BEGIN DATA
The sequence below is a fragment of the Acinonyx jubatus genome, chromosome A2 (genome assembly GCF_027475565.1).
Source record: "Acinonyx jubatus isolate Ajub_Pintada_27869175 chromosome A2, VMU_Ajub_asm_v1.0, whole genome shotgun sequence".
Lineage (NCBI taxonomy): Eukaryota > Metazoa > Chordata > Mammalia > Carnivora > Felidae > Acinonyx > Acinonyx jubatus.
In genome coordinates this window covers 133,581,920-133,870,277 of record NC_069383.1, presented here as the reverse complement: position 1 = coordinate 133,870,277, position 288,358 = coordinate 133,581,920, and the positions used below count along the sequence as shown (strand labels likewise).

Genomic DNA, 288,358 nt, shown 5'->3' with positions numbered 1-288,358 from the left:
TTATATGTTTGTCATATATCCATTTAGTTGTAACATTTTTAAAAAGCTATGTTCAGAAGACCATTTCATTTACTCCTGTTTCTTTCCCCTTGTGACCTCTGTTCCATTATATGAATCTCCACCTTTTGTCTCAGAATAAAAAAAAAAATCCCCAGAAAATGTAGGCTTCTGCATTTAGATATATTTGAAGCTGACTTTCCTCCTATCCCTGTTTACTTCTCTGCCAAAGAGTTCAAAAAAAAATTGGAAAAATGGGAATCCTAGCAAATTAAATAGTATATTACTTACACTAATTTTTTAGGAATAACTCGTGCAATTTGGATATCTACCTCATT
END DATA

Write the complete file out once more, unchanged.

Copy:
The sequence below is a fragment of the Acinonyx jubatus genome, chromosome A2 (genome assembly GCF_027475565.1).
Source record: "Acinonyx jubatus isolate Ajub_Pintada_27869175 chromosome A2, VMU_Ajub_asm_v1.0, whole genome shotgun sequence".
Lineage (NCBI taxonomy): Eukaryota > Metazoa > Chordata > Mammalia > Carnivora > Felidae > Acinonyx > Acinonyx jubatus.
In genome coordinates this window covers 133,581,920-133,870,277 of record NC_069383.1, presented here as the reverse complement: position 1 = coordinate 133,870,277, position 288,358 = coordinate 133,581,920, and the positions used below count along the sequence as shown (strand labels likewise).

Genomic DNA, 288,358 nt, shown 5'->3' with positions numbered 1-288,358 from the left:
TTATATGTTTGTCATATATCCATTTAGTTGTAACATTTTTAAAAAGCTATGTTCAGAAGACCATTTCATTTACTCCTGTTTCTTTCCCCTTGTGACCTCTGTTCCATTATATGAATCTCCACCTTTTGTCTCAGAATAAAAAAAAAAATCCCCAGAAAATGTAGGCTTCTGCATTTAGATATATTTGAAGCTGACTTTCCTCCTATCCCTGTTTACTTCTCTGCCAAAGAGTTCAAAAAAAAATTGGAAAAATGGGAATCCTAGCAAATTAAATAGTATATTACTTACACTAATTTTTTAGGAATAACTCGTGCAATTTGGATATCTACCTCATT